A century ago, America’s greatest athlete, Jim Thorpe, led the Carlisle Indians to an astounding 18-15 victory over Harvard, the returning national champion and the nation’s top-ranked team.
When the undefeated Carlisle team took to the field against the undefeated Crimson, the celebrated running back and kicker was a doubtful starter. Injuries in previous contests had left the 23-year-old gridiron star with, as the Boston Sunday Globe described it, “a basket-weave of strapping adhesive plaster running almost from his toe to his knee.”
Harvard itself approached the clash of the unbeatens with casual arrogance. Mindful of Carlisle coach Pop Warner’s penchant trick plays — and the joyous enthusiasm of his undersized Indian athletes to run them — Harvard’s imperious coach Percy Haughton had written his Carlisle counterpart a letter, warning him any chicanery would result in cancellation of the game.
According to some reports, Haughton didn’t even attend the game, boarding a train instead for New Haven to scout the Yale-Brown contest and leaving his subordinates in charge of putting in the second-string against what he considered overmatched foes.
Unfortunately for the patrician Haughton and his Harvard team, Thorpe showed up at kick-off ready to play, taking comfort in the fact that his lucky number 11 coincided with the 11/11/11 game date.
That the Native American athletes of a small Pennsylvania school had come this far was remarkable. A generation earlier, Massachusetts Sen. William Dawes had set out to break down Indian culture through the allotment act — substituting individual for communal ownership of land. Mission schools punished Indian students for speaking their language and practicing their religion.
Institutions like Harvard had long turned their back on early commitments to Indian education, diverting trust funds for Native instruction to the schooling of the colonial elite.
The mixed-race Thorpe, christened “Watha Huk,” or “Bright Path” by his mother, embodied the troubled relationship between First Americans and the European arrivistes. Descended from both the legendary Sauk Chief Black Hawk and one of the original English settlers of New Haven, he grew up chasing rabbits and deer on the Oklahoma plains and attending boarding schools far from home.
A skilled tracker, he always called hunting and fishing his favorite sports but fame came his way via football, baseball and track — diversions of the colonizers.
But under the slate-gray sky of game-day in Boston, future accolades as the 1912 Olympic decathlon champion and a pioneer of professional football were yet to come. Thorpe was focused on one thing and one thing only: Defeating Harvard.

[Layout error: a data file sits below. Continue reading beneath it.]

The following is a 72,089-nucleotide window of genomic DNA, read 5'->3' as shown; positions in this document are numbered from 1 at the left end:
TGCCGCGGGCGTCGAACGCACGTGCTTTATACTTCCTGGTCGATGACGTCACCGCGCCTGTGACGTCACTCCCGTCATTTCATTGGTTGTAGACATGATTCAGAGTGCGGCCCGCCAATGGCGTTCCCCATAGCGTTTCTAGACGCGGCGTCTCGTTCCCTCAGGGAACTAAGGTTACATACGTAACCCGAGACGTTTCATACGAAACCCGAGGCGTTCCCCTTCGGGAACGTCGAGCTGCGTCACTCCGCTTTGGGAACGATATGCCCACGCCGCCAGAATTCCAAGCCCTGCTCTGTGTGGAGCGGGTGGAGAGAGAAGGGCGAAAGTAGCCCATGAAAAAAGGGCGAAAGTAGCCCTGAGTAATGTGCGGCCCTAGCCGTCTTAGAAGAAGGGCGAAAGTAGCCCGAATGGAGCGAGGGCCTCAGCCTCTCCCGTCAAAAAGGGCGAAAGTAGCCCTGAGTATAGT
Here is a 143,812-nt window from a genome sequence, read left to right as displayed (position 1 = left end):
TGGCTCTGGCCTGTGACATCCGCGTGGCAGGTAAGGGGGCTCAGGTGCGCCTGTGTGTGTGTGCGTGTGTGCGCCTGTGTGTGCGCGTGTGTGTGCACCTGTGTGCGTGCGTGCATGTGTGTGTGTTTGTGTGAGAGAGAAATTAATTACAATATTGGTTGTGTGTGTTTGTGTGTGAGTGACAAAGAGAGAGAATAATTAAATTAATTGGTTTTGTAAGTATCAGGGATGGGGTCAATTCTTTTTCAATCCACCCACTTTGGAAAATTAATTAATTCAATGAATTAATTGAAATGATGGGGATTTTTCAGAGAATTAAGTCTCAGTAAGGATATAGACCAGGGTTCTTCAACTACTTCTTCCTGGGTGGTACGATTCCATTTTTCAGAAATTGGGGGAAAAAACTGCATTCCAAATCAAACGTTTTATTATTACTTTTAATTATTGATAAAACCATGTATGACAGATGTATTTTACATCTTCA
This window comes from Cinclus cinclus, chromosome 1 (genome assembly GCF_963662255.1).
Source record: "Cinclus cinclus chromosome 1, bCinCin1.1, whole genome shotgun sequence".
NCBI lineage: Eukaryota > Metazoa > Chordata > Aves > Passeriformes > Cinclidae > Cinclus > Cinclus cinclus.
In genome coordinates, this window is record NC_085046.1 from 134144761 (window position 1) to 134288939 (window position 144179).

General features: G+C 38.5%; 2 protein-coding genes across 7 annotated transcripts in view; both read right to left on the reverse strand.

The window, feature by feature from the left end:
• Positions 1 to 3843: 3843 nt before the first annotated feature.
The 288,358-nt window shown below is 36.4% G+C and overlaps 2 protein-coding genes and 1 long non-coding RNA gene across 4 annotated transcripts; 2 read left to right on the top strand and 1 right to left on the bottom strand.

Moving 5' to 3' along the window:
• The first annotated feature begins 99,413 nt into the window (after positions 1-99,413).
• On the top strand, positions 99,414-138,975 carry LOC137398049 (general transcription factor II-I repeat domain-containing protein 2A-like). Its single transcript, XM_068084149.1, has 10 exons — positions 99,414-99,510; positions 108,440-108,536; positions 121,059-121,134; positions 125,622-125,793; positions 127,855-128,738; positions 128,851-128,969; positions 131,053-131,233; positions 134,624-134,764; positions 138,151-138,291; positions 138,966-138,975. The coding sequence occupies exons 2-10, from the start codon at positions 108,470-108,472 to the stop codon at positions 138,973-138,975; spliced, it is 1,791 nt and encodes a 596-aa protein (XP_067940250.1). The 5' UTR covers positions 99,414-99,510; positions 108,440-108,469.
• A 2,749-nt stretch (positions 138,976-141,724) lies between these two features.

Despite a swollen ankle and a heavily bandaged leg, Thorpe kicked first-half field goals from the 13 and 43-yard lines, taking Carlisle into the locker-room trailing Harvard 9-6.
In the second half, Carlisle played “whirlwind football,” running inventive sweeps and feints to keep the offense on the field. Thorpe kicked another field goal from the 37 to tie the game and began running more, breaking tackles on long runs to keep the Crimson at bay.
When Carlisle scored after a nine-play drive, the Indians led 15-9. Harvard, with 12 minutes left, sent in its first string. The fresh Harvard players threatened to break through the Carlisle defense, but the Indians held them off. The only way to win, Thorpe figured, was to score another field goal and wait out the final onslaught.
“As Jim saw the day going against us, he forgot his wrenched leg and sprained ankle and called for the ball,” wrote Pop Warner years later. “And how that Indian did run! After the game, one of the Harvard men told me that trying to tackle the big Indian was like trying to stop a steam engine.”
After Carlisle got bogged down at the Harvard 48-yard-line, Thorpe stepped up to kick. Quoted in Kate Buford’s “Native American Son,” Thorpe said his leg was “pretty sore” but found that the pain “sort of helped me because it made me more deliberate.”
“As long as I live, I will never forget that moment,” he recalled. “There I stood in the center of the field, the biggest crowed I had ever seen watching us …The ball came back square and true, and I swung my leg with all the power and force that I had, and knew, as it left my toe, that it was headed straight for the crossbar and was sure to go over.”
Thorpe’s teammates carried him off the field, the crowd roaring in tribute. Harvard scored a final touchdown in the waning minutes but when the game ended, only Carlisle remained unbeaten, defeating the mighty Crimson 18-15.
“This game was one of the two greatest I ever played,” Thorpe told an interviewer. The other was a victory next year over an undefeated West Point team that included young Dwight Eisenhower on the cadet squad.
As for Haughton, he said of Thorpe’s performance that day: “I realized that here was the theoretical superplayer in flesh and blood.”
A lot has happened since Thorpe led the Indians to victory over the Crimson: Harvard has re-connected with its 17th century roots in Native American education; Olympic medals stripped from Thorpe for playing semi-pro baseball were finally restored; and Thorpe’s mortal remains, interred in Pennsylvania after his death in 1953, may yet return to his family plot in Oklahoma.
For all that, it may be enough to remember that kick, soaring end over end under a fall sky, the hushed crowd, and the frenzied joy of the Carlisle band who carried off their champion like a conquering hero.